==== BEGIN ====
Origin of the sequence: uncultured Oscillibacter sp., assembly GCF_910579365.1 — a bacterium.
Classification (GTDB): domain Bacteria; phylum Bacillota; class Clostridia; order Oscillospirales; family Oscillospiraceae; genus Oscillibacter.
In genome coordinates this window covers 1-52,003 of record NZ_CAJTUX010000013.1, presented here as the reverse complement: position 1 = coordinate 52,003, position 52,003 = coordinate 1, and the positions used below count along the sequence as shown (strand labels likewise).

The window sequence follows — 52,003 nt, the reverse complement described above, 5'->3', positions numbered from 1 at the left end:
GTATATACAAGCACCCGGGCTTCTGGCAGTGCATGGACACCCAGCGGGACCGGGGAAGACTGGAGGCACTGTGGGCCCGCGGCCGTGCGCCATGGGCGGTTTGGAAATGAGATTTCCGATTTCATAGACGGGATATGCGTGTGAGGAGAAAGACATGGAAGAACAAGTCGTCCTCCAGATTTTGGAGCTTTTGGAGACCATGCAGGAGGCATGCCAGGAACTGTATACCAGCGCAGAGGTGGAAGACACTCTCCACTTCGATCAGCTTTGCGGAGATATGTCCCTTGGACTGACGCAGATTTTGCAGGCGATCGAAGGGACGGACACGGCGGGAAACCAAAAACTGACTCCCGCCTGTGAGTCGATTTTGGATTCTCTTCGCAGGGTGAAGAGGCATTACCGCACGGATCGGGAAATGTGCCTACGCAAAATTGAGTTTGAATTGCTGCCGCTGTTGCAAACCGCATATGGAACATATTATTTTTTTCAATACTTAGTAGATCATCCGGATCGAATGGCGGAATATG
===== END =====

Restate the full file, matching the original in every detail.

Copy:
Origin of the sequence: uncultured Oscillibacter sp., assembly GCF_910579365.1 — a bacterium.
Classification (GTDB): domain Bacteria; phylum Bacillota; class Clostridia; order Oscillospirales; family Oscillospiraceae; genus Oscillibacter.
In genome coordinates this window covers 1-52,003 of record NZ_CAJTUX010000013.1, presented here as the reverse complement: position 1 = coordinate 52,003, position 52,003 = coordinate 1, and the positions used below count along the sequence as shown (strand labels likewise).

The window sequence follows — 52,003 nt, the reverse complement described above, 5'->3', positions numbered from 1 at the left end:
GTATATACAAGCACCCGGGCTTCTGGCAGTGCATGGACACCCAGCGGGACCGGGGAAGACTGGAGGCACTGTGGGCCCGCGGCCGTGCGCCATGGGCGGTTTGGAAATGAGATTTCCGATTTCATAGACGGGATATGCGTGTGAGGAGAAAGACATGGAAGAACAAGTCGTCCTCCAGATTTTGGAGCTTTTGGAGACCATGCAGGAGGCATGCCAGGAACTGTATACCAGCGCAGAGGTGGAAGACACTCTCCACTTCGATCAGCTTTGCGGAGATATGTCCCTTGGACTGACGCAGATTTTGCAGGCGATCGAAGGGACGGACACGGCGGGAAACCAAAAACTGACTCCCGCCTGTGAGTCGATTTTGGATTCTCTTCGCAGGGTGAAGAGGCATTACCGCACGGATCGGGAAATGTGCCTACGCAAAATTGAGTTTGAATTGCTGCCGCTGTTGCAAACCGCATATGGAACATATTATTTTTTTCAATACTTAGTAGATCATCCGGATCGAATGGCGGAATATG